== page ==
Retail, entertainment and business converge in La Crosse’s city center. Home to 440 businesses, with a flourishing arts district and numerous events, downtown La Crosse has earned the right to be deemed vibrant. While revitalization efforts have been underway for a quarter century, downtown La Crosse is in the midst of perhaps its most transformative time ever.

Projects like the Charmant Hotel are spurring even more development in downtown La Crosse.

Projects like the Charmant Hotel are spurring even more development in downtown La Crosse.

2015 saw the completion of the Charmant Hotel, a $27 million renovation of a century-old building near Riverside Park along the Mississippi. It’s one of four new hotels to be added to the thriving downtown area. An additional $30 million was invested in the construction of three other hotels: the Hampton Inn, the Fairfield Inn and Hilton Home2 Suites. All will be taking reservations by spring 2016.

“Having four new hotels come into the downtown district certainly draws attention to what is happening here,” said Robin Moses, director of Downtown Mainstreet Inc., the organization charged with overseeing redevelopment and revitalization efforts.

The Charmant is one of two major downtown developments by private investor Weber Holdings LLC. The other is the $68 million Lot C project, a three-phase project that will transform an entire city block to add 90-plus housing units, plus office and retail space, restaurants, parking and more.

And it’s already paying bigger dividends.

“That private investment being put into our community gives everybody the confidence to put more investment into their own building,” said Moses.

That confidence has spurred roughly 35 property improvements since July 2014.  “And we are filling empty storefronts right and left,” added Moses. “We have about 5 to 6 percent availability.”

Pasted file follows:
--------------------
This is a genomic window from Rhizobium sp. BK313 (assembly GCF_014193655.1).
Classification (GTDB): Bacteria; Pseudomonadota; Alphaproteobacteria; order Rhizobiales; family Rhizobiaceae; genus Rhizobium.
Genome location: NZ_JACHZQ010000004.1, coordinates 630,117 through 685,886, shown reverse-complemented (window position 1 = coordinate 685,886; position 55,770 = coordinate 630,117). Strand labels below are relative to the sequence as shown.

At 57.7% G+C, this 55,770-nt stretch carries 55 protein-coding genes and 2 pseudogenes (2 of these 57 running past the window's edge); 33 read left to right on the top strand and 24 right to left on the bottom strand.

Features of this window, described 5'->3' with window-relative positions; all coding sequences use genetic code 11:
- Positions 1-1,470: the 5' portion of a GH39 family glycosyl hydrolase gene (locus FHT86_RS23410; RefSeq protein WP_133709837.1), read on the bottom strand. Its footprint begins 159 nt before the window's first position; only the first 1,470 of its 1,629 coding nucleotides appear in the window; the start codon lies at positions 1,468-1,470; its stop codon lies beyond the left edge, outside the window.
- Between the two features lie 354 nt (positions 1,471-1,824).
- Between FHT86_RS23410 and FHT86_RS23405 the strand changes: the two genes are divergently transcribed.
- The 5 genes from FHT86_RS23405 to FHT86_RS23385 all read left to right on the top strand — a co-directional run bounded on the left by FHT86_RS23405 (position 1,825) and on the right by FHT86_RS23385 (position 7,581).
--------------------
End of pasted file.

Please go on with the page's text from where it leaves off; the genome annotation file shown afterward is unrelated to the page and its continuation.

Downtown life is booming and people want to be a part of it. As building owners improve their facades, they are also tapping into historic tax credits to renovate upper levels into condos and apartment lofts.

With large employers as well as numerous restaurants, shops and hotels, employment opportunities abound for current students and graduates of the area’s three higher learning institutions: UW-La Crosse, Viterbo College and Western Technical College.

Among those working downtown are La Crosse County employees, who will see new digs in 2016, thanks to the Lot C development and county investment of $22 million.

“A number of years ago, La Crosse County committed to consolidating into a campus in downtown La Crosse to improve operational efficiencies.  We have since made investments in our Health and Human Services Building and Law Enforcement Center on this campus, so when considering alternative locations for the Administrative Center, it made the most sense to build upon that investment,” said county community development specialist Brian Fukuda, noting the accessibility of the downtown location for both employees and customers.

“We already have about 7,000 employees working in the downtown radius,” said Moses. “We are not just a downtown that is relying on tourism. We are a working downtown, and now we are adding more people to live downtown. It maximizes what can be when you have tourism and workers and people living downtown. That is your perfect scenario.”